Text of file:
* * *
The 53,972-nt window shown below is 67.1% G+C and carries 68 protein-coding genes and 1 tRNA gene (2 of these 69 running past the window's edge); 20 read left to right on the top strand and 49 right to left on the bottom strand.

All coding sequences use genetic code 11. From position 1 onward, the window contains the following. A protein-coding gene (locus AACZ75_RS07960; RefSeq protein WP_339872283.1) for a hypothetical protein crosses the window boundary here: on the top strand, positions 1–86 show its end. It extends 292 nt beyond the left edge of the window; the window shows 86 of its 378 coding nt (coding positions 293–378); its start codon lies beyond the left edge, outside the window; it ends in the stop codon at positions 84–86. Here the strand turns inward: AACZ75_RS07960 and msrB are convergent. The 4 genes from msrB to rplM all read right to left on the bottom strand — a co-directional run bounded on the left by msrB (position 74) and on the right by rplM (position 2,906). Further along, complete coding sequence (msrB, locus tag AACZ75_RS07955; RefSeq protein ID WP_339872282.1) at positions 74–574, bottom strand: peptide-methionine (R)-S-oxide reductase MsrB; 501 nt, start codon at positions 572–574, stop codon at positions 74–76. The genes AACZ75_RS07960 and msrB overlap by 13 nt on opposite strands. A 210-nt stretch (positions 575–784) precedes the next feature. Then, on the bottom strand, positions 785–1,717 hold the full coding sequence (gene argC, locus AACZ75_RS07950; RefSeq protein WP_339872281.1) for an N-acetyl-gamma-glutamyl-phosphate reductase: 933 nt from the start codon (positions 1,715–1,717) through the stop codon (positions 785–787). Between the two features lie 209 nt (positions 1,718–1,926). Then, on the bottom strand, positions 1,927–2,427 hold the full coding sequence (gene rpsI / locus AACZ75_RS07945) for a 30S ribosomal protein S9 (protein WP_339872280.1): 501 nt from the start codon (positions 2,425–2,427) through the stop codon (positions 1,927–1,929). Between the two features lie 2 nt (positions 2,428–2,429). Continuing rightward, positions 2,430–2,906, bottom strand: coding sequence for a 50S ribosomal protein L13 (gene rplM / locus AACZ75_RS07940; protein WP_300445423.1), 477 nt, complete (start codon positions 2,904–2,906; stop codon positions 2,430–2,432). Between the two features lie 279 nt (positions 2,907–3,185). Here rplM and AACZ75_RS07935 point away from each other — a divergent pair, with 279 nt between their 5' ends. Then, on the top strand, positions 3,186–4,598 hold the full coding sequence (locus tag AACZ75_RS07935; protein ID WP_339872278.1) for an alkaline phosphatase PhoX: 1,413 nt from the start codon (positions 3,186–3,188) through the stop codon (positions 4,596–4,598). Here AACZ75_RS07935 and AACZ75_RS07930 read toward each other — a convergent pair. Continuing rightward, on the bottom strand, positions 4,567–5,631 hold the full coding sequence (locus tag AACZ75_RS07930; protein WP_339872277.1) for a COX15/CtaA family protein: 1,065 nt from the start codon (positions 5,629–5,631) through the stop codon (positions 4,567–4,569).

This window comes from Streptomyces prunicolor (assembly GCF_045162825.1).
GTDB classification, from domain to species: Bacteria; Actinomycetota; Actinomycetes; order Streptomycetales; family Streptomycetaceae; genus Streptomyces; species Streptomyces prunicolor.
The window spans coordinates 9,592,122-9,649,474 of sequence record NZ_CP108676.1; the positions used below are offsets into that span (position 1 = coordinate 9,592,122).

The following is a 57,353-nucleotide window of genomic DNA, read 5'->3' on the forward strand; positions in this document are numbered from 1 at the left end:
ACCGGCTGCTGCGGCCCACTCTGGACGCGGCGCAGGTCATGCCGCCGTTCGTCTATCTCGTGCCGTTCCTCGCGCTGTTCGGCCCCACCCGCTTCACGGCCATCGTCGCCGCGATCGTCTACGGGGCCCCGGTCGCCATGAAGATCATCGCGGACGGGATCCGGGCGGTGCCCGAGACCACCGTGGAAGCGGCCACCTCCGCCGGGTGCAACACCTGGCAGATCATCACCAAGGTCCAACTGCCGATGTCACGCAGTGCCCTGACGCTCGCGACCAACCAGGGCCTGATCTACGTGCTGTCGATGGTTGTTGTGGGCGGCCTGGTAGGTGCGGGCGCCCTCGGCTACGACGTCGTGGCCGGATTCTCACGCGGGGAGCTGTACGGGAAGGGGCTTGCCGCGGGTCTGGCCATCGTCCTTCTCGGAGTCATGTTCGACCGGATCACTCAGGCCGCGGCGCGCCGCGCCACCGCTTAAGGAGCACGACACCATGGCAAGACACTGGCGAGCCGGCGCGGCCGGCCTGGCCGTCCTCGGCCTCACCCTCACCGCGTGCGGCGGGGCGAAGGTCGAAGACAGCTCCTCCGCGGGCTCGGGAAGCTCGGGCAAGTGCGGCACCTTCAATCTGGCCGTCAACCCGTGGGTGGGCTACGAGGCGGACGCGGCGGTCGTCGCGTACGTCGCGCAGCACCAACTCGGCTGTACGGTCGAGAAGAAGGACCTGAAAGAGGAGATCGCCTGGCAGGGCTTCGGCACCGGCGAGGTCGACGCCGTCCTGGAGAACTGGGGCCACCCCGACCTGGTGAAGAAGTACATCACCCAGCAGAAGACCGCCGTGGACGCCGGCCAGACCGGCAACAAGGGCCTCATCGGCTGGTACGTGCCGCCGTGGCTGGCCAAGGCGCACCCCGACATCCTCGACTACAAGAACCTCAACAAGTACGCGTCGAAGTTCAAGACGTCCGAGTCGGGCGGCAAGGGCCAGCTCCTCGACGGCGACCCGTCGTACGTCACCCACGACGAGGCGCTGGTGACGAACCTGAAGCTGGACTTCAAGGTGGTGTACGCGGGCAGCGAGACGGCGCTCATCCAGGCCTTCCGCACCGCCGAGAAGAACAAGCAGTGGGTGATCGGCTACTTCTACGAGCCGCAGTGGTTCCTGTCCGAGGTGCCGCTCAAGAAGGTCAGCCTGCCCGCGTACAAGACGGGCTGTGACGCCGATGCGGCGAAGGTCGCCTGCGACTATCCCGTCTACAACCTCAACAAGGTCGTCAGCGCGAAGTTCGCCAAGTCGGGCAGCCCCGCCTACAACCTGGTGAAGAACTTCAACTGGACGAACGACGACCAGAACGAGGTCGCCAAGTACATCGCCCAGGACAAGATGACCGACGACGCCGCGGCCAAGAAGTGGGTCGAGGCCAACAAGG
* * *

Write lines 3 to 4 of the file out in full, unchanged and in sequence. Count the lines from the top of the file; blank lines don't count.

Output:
This window comes from Streptomyces prunicolor (assembly GCF_045162825.1).
GTDB classification, from domain to species: Bacteria; Actinomycetota; Actinomycetes; order Streptomycetales; family Streptomycetaceae; genus Streptomyces; species Streptomyces prunicolor.